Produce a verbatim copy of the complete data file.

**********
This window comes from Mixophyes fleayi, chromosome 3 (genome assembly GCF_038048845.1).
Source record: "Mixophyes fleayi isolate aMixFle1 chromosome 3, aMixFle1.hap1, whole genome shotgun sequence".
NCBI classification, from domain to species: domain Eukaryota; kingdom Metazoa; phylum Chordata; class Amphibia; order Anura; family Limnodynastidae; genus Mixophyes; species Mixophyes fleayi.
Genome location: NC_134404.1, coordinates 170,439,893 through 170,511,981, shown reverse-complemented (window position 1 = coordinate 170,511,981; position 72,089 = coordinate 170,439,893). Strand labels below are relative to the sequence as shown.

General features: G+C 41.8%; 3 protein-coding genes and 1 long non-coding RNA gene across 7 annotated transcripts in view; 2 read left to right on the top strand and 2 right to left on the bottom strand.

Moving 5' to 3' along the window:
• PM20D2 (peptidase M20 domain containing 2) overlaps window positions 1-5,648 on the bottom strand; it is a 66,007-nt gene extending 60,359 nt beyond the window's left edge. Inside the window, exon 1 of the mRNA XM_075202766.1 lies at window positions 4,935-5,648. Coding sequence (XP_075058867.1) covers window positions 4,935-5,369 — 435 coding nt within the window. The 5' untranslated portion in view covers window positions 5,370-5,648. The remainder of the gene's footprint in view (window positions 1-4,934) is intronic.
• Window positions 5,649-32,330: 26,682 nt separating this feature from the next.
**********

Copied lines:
This window comes from Mixophyes fleayi, chromosome 3 (genome assembly GCF_038048845.1).
Source record: "Mixophyes fleayi isolate aMixFle1 chromosome 3, aMixFle1.hap1, whole genome shotgun sequence".
NCBI classification, from domain to species: domain Eukaryota; kingdom Metazoa; phylum Chordata; class Amphibia; order Anura; family Limnodynastidae; genus Mixophyes; species Mixophyes fleayi.
Genome location: NC_134404.1, coordinates 170,439,893 through 170,511,981, shown reverse-complemented (window position 1 = coordinate 170,511,981; position 72,089 = coordinate 170,439,893). Strand labels below are relative to the sequence as shown.

General features: G+C 41.8%; 3 protein-coding genes and 1 long non-coding RNA gene across 7 annotated transcripts in view; 2 read left to right on the top strand and 2 right to left on the bottom strand.

Moving 5' to 3' along the window:
• PM20D2 (peptidase M20 domain containing 2) overlaps window positions 1-5,648 on the bottom strand; it is a 66,007-nt gene extending 60,359 nt beyond the window's left edge. Inside the window, exon 1 of the mRNA XM_075202766.1 lies at window positions 4,935-5,648. Coding sequence (XP_075058867.1) covers window positions 4,935-5,369 — 435 coding nt within the window. The 5' untranslated portion in view covers window positions 5,370-5,648. The remainder of the gene's footprint in view (window positions 1-4,934) is intronic.
• Window positions 5,649-32,330: 26,682 nt separating this feature from the next.